Saturday 27 July 2013

US Lobbyist: Second Best Good Enough for Brown-Skinned Folk

 Peter Tompa, Washington Lobbyist on behalf of the dugup and knocked-off antiquities trade, sent  the following comment to the article on the "Chasing Aphrodite" blog "At Looted Temple In India, Locals Unwittingly Worship a Fake":
I’m not sure I understand the point of your headline. Presumably, the worshipers view the statue as a manifestation of God. Whether that statue was made 900 years ago or last week is likely of little relevance to them on that basis (July 24, 2013 at 8:27 am)
So what he's saying is that, in his educated western opinion, the brown-skinned Worshipping Oriental Gentlemen of Vriddachalam temple in Tamil Nadu really should not even consider it at all disturbing that,  in a distant secular and profane context to which many of them will never even have access, western tourists and connoisseurs are enjoying the original 'manifestation of god' removed from the sacral complex. I am sure the Washington observer would continue that they are after all only pig-ignorant, culturally insensitive idol-worshippers less worthy of great art than the white folk with their museums and different beliefs. That seems to me to be the train of thought revealed by that comment. Tompa assumes that "such people" should not even notice the difference, and have no claims on the object they lost - which now enhances the lives of others. This is exactly what Donna Yates was talking about in the context of the looted objects she studies:
The illicit antiquities trade is a prime example of neocolonialism. When objects are stolen from vulnerable areas of the developing world and moved into the hands of rich people in the developed world, we perpetuate an unjust imbalance. We keep people down.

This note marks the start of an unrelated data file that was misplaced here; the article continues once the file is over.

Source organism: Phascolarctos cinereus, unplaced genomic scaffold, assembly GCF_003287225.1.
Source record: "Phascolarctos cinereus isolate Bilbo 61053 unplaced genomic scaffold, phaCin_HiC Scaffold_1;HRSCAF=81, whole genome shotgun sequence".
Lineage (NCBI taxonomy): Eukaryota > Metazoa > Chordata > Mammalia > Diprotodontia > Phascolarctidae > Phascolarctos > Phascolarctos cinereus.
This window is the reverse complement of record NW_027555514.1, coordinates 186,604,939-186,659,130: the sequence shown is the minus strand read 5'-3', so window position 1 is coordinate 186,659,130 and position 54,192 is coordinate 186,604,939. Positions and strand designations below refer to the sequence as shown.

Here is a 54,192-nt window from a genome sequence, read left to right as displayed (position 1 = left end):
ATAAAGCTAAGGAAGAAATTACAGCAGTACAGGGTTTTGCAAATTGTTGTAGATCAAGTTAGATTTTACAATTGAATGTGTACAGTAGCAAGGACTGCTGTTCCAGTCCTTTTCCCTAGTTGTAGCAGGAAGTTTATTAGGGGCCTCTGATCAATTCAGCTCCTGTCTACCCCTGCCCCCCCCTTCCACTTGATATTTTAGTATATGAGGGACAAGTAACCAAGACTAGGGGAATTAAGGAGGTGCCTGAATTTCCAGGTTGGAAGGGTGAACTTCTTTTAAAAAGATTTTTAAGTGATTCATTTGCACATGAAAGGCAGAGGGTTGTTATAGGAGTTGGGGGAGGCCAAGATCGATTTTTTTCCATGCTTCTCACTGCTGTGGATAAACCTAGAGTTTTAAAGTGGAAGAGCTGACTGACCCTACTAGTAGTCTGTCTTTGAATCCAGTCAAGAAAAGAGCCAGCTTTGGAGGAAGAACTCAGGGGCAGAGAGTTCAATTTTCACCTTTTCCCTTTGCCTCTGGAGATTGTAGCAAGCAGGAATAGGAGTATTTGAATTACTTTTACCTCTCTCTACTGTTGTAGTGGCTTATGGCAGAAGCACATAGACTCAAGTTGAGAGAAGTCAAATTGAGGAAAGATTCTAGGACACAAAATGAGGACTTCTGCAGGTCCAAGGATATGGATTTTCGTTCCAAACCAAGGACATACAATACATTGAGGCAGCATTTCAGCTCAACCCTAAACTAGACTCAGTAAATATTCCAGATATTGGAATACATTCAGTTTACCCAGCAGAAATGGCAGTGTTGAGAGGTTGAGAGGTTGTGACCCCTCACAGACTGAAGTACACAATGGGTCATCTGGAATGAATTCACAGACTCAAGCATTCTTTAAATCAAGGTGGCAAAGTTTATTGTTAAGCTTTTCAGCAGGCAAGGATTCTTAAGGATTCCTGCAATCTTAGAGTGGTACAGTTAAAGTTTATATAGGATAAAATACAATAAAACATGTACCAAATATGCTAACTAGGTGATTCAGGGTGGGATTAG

Tompa is engaged in keeping down the brown-skinned worshipping oriental gentlemen of Vriddachalam temple in Tamil Nadu, not leaving them the option of rising up and asking for their statue back. In the eyes of adherents of the neocolonialist model of knocked-off-art-appreciation,  they are "ignorant natives" whose unsophisticated needs should be satisfied with second best.



Cultural Property Observer said...

Sounds like you are once again pushing your own secular archaeology over all religion on the rest of us. No thanks.

Paul Barford said...

Top marks to the lawyer for his cultural sensitivity.

Paul Barford said...

Peter, why do you assume "these believers" care about anything other than what the rest of us care about? Just because they do not live in Washington, does it make them inferior in some way to you? Less "worldly"? Less worthy of any consideration? It seems to me that such attitudes towards an "Other" underlie the whole issue with antiquity collecting, attitudes of disregard, contempt and entitlement.

It is not "archaeology" anyone here is advocating, but common decency, something that seems to be lacking in many dealings of dealers and collectors of the so-called "developed" world with the cultural property (including, as here, religious artefacts) of others.

Cultural Property Observer said...

Common decency is what is in short supply on this blog. I think you are reading far more into what I stated, for your own purposes, and again in the most insulting way possible.

Paul Barford said...

No, I think that the only possible interpretation of what you said was highly insulting. Which is why I pointed it out. You may care to rephrase what you said.

There is no common decency in the no-questions-asked antiquities market, nor among the strategies of those that choose to lobby on its behalf. Let's call a spade a spade.

And Mr Tompa... stop playing the victim when somebody takes you up on what you write. That is just metal-detectorist-pathetic. It is clear that your whole purpose is to provoke. Why the angst when you succeed in making somebody very angry with what you say?

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